U.S. sales of lawn and garden supplies are blossoming.
Research and Markets, a market research company, predicts the U.S. market for lawn and garden supplies will climb from $5.7 billion in 2014 to $6.6 billion in 2019. That would be an increase of nearly 16 percent.
The projected rise in the lawn and garden supplies market — including pesticides, fertilizers and grass seeds — follows a five-year period of flat sales, Research and Markets says. The company attributes the recent market slump to less-than-ideal economic and weather circumstances.
Tending the Gardens
Growth in the lawn and garden supplies sector through 2019 “will be higher than the past years as consumers continue to view lawn and garden care as a way to beautify their homes while maintaining and increasing home values,” according to the Research and Markets forecast. However, the company warns that continued drought conditions and watering restrictions in some parts of the U.S. could hamper the sector’s growth.
Scotts Miracle-Gro dominates the lawn and garden sector, with the bulk of its sales coming from Home Depot, Lowe’s and Walmart, according to Research and Markets.
“Products that target garden care will likely outpace lawn care products as many consumers find gardens easier to maintain with less water,” Research and Markets says.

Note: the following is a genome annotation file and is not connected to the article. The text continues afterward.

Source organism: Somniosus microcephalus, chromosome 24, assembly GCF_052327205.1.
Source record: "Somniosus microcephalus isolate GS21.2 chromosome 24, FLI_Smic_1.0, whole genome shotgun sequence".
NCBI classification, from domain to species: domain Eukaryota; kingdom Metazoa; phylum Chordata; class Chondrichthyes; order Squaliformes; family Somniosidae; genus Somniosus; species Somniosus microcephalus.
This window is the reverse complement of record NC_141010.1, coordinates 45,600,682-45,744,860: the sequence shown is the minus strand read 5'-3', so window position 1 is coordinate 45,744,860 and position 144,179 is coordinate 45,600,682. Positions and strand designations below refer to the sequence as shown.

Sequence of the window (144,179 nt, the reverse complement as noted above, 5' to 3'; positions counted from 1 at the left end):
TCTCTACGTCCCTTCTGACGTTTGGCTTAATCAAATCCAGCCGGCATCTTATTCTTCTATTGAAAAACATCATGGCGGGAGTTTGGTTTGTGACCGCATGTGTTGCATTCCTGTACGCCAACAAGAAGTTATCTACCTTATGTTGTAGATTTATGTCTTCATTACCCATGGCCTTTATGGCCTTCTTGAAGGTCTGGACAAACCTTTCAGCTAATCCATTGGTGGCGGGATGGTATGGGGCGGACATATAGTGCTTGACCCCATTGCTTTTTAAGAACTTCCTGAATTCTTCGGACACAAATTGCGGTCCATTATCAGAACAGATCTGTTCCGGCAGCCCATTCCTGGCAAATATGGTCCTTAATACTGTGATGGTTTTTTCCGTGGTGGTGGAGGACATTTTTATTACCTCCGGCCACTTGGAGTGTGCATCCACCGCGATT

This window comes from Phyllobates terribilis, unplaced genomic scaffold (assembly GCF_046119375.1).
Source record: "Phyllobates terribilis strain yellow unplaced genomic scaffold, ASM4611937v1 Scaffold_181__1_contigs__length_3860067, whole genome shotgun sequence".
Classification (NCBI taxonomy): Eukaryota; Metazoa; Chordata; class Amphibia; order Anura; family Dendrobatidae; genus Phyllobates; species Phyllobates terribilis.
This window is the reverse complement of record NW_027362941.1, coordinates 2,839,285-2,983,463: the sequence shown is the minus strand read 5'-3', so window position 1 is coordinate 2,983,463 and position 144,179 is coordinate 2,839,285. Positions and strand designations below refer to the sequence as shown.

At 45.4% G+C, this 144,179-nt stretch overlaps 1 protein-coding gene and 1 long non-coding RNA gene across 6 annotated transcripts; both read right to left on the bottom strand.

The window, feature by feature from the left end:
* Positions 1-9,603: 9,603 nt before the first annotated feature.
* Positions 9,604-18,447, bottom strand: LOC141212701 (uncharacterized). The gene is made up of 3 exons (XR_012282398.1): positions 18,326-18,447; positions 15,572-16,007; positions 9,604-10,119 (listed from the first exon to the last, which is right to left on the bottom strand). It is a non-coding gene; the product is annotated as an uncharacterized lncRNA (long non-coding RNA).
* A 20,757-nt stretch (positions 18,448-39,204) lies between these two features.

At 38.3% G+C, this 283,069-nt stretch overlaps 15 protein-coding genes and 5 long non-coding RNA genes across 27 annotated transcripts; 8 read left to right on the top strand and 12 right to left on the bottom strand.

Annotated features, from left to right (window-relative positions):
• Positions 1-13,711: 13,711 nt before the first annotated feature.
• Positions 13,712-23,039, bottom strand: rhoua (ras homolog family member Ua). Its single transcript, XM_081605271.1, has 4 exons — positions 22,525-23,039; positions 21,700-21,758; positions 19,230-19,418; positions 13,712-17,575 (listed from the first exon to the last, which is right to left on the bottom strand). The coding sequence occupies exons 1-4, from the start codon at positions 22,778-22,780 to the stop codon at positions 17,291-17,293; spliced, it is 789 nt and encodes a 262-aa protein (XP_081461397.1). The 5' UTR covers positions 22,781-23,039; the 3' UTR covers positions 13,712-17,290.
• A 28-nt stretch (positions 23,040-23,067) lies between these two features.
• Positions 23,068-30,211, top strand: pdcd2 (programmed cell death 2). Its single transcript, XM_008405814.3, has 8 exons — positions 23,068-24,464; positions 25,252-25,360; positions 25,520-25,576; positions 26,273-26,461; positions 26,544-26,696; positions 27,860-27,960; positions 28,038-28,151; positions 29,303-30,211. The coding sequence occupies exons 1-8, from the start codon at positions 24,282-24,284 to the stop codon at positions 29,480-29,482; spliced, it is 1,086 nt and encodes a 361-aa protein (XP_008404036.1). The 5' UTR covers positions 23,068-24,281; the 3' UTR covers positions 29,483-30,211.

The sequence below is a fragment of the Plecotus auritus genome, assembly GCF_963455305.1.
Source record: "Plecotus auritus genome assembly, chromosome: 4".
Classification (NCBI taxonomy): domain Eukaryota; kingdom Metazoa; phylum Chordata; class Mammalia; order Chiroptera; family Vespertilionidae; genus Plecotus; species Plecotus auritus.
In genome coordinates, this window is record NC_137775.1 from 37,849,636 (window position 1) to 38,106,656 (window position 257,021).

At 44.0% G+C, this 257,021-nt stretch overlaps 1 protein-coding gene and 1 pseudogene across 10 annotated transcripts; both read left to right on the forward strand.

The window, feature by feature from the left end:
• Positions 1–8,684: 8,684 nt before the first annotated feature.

The ascension of gardening comes as more Americans are growing fruits and vegetables in urban and suburban gardens, the research company says. This year, 58 percent of U.S. consumers plan to grow edible plants, according to the Garden Writers Association Foundation.
Millennials — those age 18 to 34 — now are the country’s fastest-growing segment of food gardeners, according to the National Gardening Association. In 2013, an estimated 13 million Millennials in the U.S. were food gardeners, up 63 percent from 2008, the association says.
“Young people have begun to champion the connection between growing food, eating well and healthy living,” the association says.
Katie Dubow, creative director at a PR and marketing firm called Garden Media Group, says Millennials have grown up during a time of increased awareness about climate change, waste reduction and chemically treated food. As such, they’re inclined to buy — and now grow — unprocessed organic foods.
Among the foods that are popping up in Millennials’ gardens are hot peppers, herbs, hops and berries, Dubow says. Many of them are growing these foods in containers. “They don’t need a big yard with a huge garden,” she says.